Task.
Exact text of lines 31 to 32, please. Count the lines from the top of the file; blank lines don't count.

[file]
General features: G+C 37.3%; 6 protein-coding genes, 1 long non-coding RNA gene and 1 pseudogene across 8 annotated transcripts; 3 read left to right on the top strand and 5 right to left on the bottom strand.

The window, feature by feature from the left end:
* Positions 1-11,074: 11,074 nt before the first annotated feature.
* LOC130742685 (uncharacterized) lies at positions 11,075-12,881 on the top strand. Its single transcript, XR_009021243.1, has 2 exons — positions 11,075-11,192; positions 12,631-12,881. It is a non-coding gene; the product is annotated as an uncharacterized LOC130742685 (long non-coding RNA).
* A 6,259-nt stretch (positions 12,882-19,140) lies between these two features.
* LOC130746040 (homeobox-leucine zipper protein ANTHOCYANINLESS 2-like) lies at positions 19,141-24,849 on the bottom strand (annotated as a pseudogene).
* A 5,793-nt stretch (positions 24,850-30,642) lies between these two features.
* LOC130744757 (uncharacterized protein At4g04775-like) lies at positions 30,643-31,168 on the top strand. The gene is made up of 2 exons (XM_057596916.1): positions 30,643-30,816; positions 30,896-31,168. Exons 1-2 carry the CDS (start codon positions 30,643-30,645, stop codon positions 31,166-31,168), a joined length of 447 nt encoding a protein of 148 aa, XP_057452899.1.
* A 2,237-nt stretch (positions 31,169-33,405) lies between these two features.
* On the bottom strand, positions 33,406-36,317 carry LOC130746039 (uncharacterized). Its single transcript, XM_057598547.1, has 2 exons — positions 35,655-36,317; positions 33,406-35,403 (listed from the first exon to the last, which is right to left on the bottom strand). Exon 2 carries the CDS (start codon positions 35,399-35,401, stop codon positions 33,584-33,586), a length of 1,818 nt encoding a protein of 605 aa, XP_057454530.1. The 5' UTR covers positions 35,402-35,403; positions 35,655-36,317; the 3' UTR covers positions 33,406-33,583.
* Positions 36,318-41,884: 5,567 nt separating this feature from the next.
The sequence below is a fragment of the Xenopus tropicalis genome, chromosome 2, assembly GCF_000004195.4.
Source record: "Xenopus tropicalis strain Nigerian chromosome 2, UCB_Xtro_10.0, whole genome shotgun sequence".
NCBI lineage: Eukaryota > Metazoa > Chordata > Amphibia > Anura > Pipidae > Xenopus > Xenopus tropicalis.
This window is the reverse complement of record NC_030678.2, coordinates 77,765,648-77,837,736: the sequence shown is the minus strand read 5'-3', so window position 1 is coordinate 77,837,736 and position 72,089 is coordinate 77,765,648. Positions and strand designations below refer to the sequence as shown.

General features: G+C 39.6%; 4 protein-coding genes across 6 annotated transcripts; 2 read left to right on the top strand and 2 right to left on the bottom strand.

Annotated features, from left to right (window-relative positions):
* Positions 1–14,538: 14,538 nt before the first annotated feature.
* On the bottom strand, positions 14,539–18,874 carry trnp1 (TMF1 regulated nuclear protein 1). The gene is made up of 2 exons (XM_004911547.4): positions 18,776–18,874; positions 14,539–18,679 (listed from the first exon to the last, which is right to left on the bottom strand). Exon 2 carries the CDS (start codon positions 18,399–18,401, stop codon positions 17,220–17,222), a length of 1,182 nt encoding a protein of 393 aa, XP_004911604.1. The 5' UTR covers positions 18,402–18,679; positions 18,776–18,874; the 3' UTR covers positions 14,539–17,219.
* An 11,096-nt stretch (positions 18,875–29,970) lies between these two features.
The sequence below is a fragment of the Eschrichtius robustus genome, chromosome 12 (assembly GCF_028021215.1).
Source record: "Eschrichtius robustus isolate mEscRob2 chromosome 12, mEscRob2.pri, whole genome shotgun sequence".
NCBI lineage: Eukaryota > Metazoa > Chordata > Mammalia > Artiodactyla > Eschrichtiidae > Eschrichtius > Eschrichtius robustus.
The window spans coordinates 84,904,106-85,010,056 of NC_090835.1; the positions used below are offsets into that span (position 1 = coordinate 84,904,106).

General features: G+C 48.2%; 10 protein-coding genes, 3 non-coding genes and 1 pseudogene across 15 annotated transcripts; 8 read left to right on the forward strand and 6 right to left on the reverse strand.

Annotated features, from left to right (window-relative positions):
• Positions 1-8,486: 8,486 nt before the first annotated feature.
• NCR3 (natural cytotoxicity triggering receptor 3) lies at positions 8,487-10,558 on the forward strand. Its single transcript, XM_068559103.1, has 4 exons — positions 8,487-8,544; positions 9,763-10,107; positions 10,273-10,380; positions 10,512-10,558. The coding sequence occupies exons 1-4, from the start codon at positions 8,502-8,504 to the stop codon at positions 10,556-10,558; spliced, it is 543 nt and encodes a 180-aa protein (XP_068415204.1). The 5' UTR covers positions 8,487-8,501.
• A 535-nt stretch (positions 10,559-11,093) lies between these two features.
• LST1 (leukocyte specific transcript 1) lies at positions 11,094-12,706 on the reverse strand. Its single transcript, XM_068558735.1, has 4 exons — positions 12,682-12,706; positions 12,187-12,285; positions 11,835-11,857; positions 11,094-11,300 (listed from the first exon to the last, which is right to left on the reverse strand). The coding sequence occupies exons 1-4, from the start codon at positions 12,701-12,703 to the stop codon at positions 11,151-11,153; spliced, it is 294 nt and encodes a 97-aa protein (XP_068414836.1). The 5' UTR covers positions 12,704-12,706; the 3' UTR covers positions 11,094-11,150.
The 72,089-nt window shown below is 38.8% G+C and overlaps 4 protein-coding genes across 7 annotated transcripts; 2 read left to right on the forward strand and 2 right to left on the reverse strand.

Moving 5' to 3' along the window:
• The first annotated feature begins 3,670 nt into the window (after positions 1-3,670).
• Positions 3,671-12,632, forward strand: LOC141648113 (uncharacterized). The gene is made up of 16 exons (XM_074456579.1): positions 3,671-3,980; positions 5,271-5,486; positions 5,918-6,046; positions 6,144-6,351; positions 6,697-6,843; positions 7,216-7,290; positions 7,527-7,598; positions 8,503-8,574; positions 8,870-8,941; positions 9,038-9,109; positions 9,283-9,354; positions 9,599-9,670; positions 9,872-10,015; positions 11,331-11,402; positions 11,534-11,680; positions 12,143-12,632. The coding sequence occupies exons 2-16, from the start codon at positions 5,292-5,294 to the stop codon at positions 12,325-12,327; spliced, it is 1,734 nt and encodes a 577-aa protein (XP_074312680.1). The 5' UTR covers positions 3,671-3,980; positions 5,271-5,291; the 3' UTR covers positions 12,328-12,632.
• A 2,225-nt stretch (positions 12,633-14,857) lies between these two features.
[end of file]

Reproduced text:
The 72,089-nt window shown below is 38.8% G+C and overlaps 4 protein-coding genes across 7 annotated transcripts; 2 read left to right on the forward strand and 2 right to left on the reverse strand.

Moving 5' to 3' along the window: